Tag Archives: Practice

Kanban Card Design

kanban-card-pileA kanban is, in its basics, information to reproduce or reorder parts. Hence, in its most basic form it has to say “make me this part” or “bring me this part.” While such very simple kanban systems are possible, usually it helps to include other information on the kanban card. In this post I want to talk about the design details of a kanban card, especially what kind of information we should include on the card. Please note that the items on the list below are suggestions. Which ones you actually include depend on the system you want to establish. Continue reading Kanban Card Design

On the Benefits of a Pencil in Lean

Pen vs Pencil
Pen or pencil?

In many lean books and other writing, it is often recommended to use a pencil for certain tasks as, for example, the A3 report. Yet, I have seen very few uses of pencil in lean manufacturing in the Western world. Most of the documents are computer printouts based on Excel, PowerPoint, or Word. The few handwritten documents are usually done in pen (see also my post on The Advantage of Handwritten Data on the Shop Floor).

In this post I will look into why almost nobody uses pencils and why it would be good to use more pencils. I myself am also guilty of that, but I plan indeed to use more pencil in the future. Continue reading On the Benefits of a Pencil in Lean

Pay Attention to Details – Operator Training at Toyota and Scania

Watchmaker
It’s all in the details…

Often, implementing “lean” means management is picking the latest lean-related buzzword and telling their people to implement it. This is wrong on so many levels. For one, a lean project should always start with a problem, not a solution. On another level, good manufacturing is all about the nitty-gritty details. Both normal operations and improvement projects need a lot of attention to details. Unfortunately, this is frequently lacking in many companies. In this post I would like to show you the level of detail for operator training in some excellent companies. Continue reading Pay Attention to Details – Operator Training at Toyota and Scania

Cycle Times for Manual Processes

Alfonsina Morini
Even more on cycle times…

In my last two posts I described how to measure cycle times. However, for manual processes measuring cycle times is quite different, since the humans that are measured usually strongly dislike being measured. Therefore, it is difficult to measure it directly. There is an alternative to calculate it, but this also has lots of pitfalls. Let me explain you a bit about human psychology, and how to measure manual cycle times. Continue reading Cycle Times for Manual Processes

How to Measure Cycle Times – Part 2

Bicycle New Zealand
More on Cycle Times …

This is the second post on how to measure the cycle time of a process. Again, the cycle time is the fastest repeatable time in which you can produce one part. Hence, as part of a series on manufacturing speed measurements I continue with more details on what cycle times really are. This is the second post on how to measure cycle times (post 1 here), with an additional third post focusing on the details of manual cycle times coming up next. Continue reading How to Measure Cycle Times – Part 2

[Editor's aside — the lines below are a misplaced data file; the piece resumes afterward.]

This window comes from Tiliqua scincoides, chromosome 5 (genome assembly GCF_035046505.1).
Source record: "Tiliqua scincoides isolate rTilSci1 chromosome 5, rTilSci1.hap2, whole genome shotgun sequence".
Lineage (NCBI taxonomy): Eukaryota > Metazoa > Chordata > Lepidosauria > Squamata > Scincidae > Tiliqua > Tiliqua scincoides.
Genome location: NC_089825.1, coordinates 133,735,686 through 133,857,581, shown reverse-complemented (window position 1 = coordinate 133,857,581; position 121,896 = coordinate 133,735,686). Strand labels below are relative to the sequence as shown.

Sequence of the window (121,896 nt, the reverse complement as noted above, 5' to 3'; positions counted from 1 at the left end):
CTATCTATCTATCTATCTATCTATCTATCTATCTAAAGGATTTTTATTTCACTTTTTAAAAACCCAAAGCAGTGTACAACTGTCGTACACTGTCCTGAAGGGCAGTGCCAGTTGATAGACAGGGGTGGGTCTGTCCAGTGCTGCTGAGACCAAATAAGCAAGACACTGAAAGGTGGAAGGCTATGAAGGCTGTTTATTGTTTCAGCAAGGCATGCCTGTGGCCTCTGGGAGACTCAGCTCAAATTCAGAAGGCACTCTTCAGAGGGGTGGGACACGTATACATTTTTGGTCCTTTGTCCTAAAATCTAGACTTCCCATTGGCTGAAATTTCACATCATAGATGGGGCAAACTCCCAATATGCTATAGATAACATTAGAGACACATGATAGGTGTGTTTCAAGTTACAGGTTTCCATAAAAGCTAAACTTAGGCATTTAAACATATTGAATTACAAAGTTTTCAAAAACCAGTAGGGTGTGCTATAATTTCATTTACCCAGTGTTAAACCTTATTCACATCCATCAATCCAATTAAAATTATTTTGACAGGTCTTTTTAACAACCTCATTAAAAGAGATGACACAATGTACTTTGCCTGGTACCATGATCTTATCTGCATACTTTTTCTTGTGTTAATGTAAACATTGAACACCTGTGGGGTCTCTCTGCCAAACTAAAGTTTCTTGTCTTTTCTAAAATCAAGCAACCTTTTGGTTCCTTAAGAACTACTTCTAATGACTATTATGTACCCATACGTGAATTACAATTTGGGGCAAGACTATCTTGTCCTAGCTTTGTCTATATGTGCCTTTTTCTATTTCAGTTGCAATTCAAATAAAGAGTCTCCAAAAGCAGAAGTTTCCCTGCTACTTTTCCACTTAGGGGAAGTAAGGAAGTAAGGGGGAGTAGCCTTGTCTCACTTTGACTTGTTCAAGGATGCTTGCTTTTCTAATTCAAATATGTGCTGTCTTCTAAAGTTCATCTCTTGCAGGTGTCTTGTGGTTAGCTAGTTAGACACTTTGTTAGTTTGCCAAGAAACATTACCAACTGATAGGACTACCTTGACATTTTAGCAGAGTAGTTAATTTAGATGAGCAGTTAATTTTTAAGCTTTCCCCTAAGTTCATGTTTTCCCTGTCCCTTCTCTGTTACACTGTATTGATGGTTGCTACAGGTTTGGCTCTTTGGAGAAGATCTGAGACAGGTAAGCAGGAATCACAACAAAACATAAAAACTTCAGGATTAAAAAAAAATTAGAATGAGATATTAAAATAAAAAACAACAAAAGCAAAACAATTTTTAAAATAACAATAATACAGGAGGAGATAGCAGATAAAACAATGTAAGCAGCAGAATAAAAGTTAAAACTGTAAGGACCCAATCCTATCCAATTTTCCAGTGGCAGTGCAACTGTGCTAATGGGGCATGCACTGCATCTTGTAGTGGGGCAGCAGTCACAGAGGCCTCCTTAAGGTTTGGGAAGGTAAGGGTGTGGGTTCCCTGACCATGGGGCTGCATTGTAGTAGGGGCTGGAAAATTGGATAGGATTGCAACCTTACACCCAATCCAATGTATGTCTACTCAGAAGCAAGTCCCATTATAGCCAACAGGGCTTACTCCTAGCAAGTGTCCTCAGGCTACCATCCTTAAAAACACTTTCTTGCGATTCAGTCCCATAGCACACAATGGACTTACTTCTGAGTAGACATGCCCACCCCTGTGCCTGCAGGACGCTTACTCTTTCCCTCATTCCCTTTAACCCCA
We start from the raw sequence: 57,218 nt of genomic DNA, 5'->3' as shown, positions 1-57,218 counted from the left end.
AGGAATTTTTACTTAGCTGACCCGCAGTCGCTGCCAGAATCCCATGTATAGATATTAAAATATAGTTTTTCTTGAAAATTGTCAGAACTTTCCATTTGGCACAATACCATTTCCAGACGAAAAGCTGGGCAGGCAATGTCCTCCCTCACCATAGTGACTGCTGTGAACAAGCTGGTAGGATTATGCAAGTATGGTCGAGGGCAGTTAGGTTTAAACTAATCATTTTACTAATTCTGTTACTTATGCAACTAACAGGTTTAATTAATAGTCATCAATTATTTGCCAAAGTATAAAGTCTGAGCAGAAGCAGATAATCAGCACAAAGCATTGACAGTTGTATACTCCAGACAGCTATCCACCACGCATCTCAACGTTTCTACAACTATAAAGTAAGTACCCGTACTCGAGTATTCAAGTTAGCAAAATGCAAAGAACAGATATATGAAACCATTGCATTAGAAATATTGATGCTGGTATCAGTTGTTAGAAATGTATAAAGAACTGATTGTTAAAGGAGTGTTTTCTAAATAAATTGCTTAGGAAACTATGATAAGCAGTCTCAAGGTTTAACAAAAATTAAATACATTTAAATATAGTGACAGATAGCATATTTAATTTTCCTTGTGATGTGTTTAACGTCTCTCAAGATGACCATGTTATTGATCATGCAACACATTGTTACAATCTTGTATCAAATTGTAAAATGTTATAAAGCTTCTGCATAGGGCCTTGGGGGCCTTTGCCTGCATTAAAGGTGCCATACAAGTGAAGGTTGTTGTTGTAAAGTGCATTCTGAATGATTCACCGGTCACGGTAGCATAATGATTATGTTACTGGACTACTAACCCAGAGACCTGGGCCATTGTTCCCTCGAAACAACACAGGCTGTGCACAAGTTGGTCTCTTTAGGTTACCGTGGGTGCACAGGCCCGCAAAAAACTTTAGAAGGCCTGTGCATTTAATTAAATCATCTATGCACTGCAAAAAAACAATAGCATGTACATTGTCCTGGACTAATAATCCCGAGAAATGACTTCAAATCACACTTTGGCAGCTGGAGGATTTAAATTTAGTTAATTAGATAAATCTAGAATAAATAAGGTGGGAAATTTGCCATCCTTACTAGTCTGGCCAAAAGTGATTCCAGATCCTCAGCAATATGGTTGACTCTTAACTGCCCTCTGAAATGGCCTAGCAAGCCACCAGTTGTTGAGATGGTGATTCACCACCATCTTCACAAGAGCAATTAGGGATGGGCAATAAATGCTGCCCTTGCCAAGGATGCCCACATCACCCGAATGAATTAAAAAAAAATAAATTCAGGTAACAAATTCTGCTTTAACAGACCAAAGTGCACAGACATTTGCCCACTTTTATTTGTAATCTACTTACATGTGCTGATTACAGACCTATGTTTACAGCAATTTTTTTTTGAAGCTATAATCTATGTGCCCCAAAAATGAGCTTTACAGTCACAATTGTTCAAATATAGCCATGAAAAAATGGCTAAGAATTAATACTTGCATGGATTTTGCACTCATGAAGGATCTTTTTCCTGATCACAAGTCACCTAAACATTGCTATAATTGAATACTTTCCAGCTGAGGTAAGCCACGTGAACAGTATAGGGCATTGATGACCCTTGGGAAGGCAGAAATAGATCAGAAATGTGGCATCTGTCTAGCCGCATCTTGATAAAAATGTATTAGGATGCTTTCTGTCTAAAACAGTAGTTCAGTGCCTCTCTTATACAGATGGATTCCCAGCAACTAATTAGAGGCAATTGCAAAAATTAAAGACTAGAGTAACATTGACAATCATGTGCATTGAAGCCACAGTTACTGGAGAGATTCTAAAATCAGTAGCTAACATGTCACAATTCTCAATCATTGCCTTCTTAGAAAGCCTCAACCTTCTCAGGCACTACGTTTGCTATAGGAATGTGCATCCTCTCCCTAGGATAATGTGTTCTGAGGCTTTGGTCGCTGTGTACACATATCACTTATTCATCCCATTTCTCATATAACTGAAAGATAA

How to Measure Cycle Times – Part 1

Quadracycle 1886
The good old cycle times …

The cycle time of a process is a key to match the supply with the demand in lean manufacturing. Everybody working on a shop floor knows the term. Yet, I still find that people sometimes confuse what exactly it means. The cycle time is the fastest repeatable time in which you can produce one part. Hence, in this post as part of a series on manufacturing speed measurements I would like to dig deeper into what cycle times really are, and how to best measure them. As it turns out, there is actually quite some detail on how to measure cycle times, hence I split this post into two parts (second part How to Measure Cycle Times – Part 2), with an additional third post focusing on the details of manual cycle times. Continue reading How to Measure Cycle Times – Part 1

Pitfalls of Takt Times

UCLA Marching BandThe customer takt (or takt time) is one of the fundamentals for determining the speed of a production system. After my post on How to determine Takt Times,  this second post on takt times gives a bit of history, and then goes into more details about possible pitfalls and problems when calculating the customer takt. I also added an example for easier understanding. Continue reading Pitfalls of Takt Times

How to determine Takt Times

The rhythm of your system
The rhythm of your system

The customer takt (or takt time) is one of the fundamentals for determining the speed of a production system. It represents the average demand of the customer during a time period. Whenever you design a new production system or change an existing system, one of the early data inputs you need is the customer takt. While the customer takt can be simply calculated by dividing the demand by the time available for production, there are many more details needed to understand it fully. Continue reading How to determine Takt Times